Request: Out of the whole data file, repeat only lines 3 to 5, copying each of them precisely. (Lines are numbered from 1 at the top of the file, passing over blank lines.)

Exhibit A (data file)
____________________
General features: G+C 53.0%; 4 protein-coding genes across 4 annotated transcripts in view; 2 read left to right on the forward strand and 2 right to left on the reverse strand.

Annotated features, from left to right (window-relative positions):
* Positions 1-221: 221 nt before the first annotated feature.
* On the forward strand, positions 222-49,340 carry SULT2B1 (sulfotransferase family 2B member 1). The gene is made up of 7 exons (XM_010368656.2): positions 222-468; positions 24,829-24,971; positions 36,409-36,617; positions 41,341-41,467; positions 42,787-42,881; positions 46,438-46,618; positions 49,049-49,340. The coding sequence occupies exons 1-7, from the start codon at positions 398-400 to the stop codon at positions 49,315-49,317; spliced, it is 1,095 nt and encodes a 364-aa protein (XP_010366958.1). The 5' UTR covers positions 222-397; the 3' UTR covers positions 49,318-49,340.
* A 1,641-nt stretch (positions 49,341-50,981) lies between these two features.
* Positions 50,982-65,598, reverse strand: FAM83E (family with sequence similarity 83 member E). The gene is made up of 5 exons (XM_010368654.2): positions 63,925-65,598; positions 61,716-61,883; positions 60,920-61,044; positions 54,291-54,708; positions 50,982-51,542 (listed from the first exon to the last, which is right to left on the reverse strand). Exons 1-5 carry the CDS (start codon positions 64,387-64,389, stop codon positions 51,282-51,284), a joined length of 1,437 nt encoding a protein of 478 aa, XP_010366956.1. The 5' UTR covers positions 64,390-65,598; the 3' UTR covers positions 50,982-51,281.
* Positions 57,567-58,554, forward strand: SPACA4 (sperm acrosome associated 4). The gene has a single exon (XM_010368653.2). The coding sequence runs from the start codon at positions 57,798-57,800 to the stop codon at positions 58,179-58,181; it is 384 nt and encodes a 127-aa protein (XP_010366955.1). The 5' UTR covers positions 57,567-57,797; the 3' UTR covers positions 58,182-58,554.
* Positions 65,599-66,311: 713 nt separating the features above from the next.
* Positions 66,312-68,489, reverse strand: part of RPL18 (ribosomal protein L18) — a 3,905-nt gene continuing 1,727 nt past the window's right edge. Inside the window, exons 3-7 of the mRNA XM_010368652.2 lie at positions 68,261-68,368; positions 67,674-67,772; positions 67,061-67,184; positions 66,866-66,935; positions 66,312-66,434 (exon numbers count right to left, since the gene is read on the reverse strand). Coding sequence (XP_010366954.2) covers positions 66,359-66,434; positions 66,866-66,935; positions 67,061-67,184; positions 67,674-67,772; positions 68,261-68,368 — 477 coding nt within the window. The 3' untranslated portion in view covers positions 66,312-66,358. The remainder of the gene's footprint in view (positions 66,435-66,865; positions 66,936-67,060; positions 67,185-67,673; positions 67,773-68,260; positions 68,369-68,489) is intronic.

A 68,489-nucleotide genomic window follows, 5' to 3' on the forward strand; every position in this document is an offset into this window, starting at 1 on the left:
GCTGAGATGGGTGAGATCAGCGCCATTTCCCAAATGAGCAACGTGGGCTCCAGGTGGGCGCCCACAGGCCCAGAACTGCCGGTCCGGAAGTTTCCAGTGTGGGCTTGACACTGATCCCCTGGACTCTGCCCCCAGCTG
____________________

* Positions 1-221: 221 nt before the first annotated feature.
* On the forward strand, positions 222-49,340 carry SULT2B1 (sulfotransferase family 2B member 1). The gene is made up of 7 exons (XM_010368656.2): positions 222-468; positions 24,829-24,971; positions 36,409-36,617; positions 41,341-41,467; positions 42,787-42,881; positions 46,438-46,618; positions 49,049-49,340. The coding sequence occupies exons 1-7, from the start codon at positions 398-400 to the stop codon at positions 49,315-49,317; spliced, it is 1,095 nt and encodes a 364-aa protein (XP_010366958.1). The 5' UTR covers positions 222-397; the 3' UTR covers positions 49,318-49,340.
* A 1,641-nt stretch (positions 49,341-50,981) lies between these two features.